• Daniel Wright

Any Idiot Can Do This Job!

Why is it every time I buy a new piece of equipment someone always feels a need to tell me I was wrong and I should have bought ‘this one or that one’ instead? In theory they might be right, but in practise, ‘this one or that one’ always costs a lot more than I can afford.

So I have to make compromises.


A good example of this is the rework station I’ve been using for the last year or so. It’s a WEP 853AAA I bought on Amazon for about £170. The reviews were mixed but much better than many of the other stations in that price range. Reading between the lines, a lot of the poor reviews described user error, damage caused in transit or problems that didn’t really concern me. So it seemed like a good choice.

It was also important that I could justify the cost.


In an ideal world I would have loved to spend £400 on a Hakko soldering station and another £400 on the same brand of hot air station. However, in the real world I’m lucky if I make £800 a month and new equipment has to be budgeted for on the basis that it will pay for itself over the course of a 12 month period. I don’t have the funds to spend on something that might only get used professionally a couple of times a year.

I’ve been round the block enough to know that when you make compromises like this, you’re rarely going to get exactly what the cheaper kit says on the tin. On the other hand, if you’re prepared to adapt, practise and learn, you should be able to use it for what you need.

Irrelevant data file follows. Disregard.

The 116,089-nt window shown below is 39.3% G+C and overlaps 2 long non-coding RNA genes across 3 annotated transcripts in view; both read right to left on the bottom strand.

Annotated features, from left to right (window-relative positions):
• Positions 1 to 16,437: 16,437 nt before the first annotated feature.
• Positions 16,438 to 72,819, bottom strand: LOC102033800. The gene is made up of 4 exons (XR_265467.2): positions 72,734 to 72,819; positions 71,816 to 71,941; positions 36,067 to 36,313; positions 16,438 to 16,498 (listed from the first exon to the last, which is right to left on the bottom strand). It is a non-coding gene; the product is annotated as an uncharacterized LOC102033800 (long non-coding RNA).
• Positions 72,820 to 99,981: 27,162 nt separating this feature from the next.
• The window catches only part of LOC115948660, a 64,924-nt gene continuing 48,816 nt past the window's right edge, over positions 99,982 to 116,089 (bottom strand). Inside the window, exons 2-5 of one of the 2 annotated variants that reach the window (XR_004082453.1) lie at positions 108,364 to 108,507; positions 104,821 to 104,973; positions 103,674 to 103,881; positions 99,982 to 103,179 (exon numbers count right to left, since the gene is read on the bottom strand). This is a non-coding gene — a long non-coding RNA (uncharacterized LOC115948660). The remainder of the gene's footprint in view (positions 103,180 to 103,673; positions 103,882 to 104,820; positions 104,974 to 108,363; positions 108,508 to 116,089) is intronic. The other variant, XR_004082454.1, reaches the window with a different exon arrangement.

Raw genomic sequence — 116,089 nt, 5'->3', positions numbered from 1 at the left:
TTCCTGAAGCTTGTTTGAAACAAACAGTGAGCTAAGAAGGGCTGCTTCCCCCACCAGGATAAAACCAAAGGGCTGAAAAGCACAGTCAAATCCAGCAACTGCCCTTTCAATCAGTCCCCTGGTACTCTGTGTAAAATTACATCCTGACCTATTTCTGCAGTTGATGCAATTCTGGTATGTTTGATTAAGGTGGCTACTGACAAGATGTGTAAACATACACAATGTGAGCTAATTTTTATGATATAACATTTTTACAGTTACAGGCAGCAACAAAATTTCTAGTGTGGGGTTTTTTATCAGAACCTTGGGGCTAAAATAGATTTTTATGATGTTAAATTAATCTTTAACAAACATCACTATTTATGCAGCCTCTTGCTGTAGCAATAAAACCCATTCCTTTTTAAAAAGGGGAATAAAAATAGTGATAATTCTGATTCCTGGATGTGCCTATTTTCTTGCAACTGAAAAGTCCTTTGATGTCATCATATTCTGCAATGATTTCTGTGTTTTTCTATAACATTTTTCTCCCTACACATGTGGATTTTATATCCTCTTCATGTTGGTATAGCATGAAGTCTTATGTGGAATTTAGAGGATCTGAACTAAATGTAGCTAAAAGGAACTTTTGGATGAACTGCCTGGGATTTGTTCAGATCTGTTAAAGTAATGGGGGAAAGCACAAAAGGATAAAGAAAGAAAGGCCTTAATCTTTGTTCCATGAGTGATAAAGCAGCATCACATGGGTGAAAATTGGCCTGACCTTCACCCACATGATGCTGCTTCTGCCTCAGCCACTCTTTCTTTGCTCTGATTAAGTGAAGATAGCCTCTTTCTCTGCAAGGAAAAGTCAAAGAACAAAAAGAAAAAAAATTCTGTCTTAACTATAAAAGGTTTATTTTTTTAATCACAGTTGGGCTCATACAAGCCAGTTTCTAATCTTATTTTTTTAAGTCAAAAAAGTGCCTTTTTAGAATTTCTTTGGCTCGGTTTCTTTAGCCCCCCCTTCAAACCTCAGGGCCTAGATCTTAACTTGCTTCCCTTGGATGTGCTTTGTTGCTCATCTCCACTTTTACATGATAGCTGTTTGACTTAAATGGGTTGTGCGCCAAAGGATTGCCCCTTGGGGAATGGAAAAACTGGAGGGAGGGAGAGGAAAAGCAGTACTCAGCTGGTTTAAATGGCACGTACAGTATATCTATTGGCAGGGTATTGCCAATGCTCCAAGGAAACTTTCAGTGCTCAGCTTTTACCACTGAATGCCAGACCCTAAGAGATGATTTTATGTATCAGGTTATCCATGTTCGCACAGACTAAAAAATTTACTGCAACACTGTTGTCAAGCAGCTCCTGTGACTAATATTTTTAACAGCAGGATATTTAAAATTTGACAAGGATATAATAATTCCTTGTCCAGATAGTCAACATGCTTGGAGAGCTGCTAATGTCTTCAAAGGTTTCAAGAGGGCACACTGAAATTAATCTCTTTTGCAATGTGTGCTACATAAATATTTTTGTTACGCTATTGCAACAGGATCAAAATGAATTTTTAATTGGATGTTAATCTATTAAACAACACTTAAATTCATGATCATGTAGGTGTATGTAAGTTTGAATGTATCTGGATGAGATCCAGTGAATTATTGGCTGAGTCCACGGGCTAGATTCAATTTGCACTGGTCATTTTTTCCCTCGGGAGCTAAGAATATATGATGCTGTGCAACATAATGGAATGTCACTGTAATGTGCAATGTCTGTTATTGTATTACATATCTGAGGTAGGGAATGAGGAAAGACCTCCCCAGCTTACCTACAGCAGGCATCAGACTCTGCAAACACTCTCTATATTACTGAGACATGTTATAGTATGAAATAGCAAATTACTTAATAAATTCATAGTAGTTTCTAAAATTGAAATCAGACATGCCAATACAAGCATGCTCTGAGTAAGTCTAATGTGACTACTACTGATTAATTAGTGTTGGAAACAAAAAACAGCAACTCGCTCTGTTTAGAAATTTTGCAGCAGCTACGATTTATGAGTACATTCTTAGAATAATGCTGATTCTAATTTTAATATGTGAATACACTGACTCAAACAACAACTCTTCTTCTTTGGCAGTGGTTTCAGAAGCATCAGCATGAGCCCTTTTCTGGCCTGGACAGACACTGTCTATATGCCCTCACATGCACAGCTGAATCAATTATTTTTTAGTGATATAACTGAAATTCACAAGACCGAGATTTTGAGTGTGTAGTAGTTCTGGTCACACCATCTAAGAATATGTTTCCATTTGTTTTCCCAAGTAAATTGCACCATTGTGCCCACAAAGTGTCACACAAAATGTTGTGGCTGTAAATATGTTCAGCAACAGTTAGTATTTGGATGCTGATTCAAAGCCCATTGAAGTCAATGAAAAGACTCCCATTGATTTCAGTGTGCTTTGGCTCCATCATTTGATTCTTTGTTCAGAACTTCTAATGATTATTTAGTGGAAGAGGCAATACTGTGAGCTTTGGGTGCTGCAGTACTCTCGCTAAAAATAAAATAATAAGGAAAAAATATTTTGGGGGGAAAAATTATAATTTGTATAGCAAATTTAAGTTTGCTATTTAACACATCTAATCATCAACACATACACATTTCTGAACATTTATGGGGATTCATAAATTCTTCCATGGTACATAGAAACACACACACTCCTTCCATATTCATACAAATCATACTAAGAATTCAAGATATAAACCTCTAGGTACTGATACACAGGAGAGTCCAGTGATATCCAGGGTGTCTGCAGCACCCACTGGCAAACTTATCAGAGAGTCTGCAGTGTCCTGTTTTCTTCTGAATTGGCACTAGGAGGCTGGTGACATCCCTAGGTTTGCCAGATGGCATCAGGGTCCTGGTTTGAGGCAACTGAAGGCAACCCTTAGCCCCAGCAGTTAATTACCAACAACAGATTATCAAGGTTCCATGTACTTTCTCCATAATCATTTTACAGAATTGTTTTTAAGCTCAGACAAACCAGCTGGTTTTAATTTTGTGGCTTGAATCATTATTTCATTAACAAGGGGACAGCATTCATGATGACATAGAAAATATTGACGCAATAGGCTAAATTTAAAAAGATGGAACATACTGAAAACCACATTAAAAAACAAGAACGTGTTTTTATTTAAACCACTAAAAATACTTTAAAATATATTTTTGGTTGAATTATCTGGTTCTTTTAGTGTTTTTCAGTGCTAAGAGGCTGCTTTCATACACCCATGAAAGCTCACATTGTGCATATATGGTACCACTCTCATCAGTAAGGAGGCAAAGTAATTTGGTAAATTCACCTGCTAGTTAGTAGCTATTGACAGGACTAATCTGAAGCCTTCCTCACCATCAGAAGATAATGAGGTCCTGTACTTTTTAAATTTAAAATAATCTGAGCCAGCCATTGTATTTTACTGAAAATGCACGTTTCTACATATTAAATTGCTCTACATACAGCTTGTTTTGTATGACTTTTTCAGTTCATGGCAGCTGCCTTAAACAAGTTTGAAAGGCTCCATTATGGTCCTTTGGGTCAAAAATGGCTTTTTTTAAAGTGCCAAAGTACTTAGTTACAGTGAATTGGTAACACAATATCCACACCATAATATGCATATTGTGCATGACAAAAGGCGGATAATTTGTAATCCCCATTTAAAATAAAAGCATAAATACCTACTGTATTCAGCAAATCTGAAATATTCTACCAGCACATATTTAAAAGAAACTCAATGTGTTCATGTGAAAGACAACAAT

So from my point of view, all I needed from a rework station was a reasonably good soldering iron and an hot air gun capable of removing and replacing components. The WEP 853AAA has both of those things.

What it doesn’t have is an accurate digital temperature display!

There is a big difference between the actual heat of both the iron and hot air gun and what it says on the screen. In this case, the difference can be as much as 40 to 50 c. Judging by the reviews, this led some people to the conclusion that the station was either faulty or plain useless.

Believe it or not, it’s not really that big of an issue.


I learned to solder with irons that didn’t have temperature control and they took ages to heat up. Some of them had a dial on the handle that could be used as a vague gauge but it was generally useless and best ignored. The only way to judge heat was to wait for the iron to get hot and then test it by tinning the tip. It led to a lot of mistakes, but once you got used to an iron it did the job.

The same is true of my WEP rework station. By experimenting on a bunch of old boards, I soon got used to it. If I need the iron at 350 c, I set it to 390 c. If I need the hot air running at 370 c, I set it to 420 c. What’s more, both the iron and the hot air reach the required temperatures much quicker than what I was using before that. Maybe that’s not quick enough for some people, but I’m in no rush.


When it comes to soldering and working with delicate micro components, I’m a slow and steady kind of a person!

So now I’ve got to know my rework stations quirks, I don’t even think about them and I know exactly what temperature reading is right for the job. I’ve used it to successfully remove and replace all of the surface mount components I bought it for and it's paid for itself. If demand for board level repairs increases, I might consider an upgrade but until that happens, I’m happy to use what’s in front of me.

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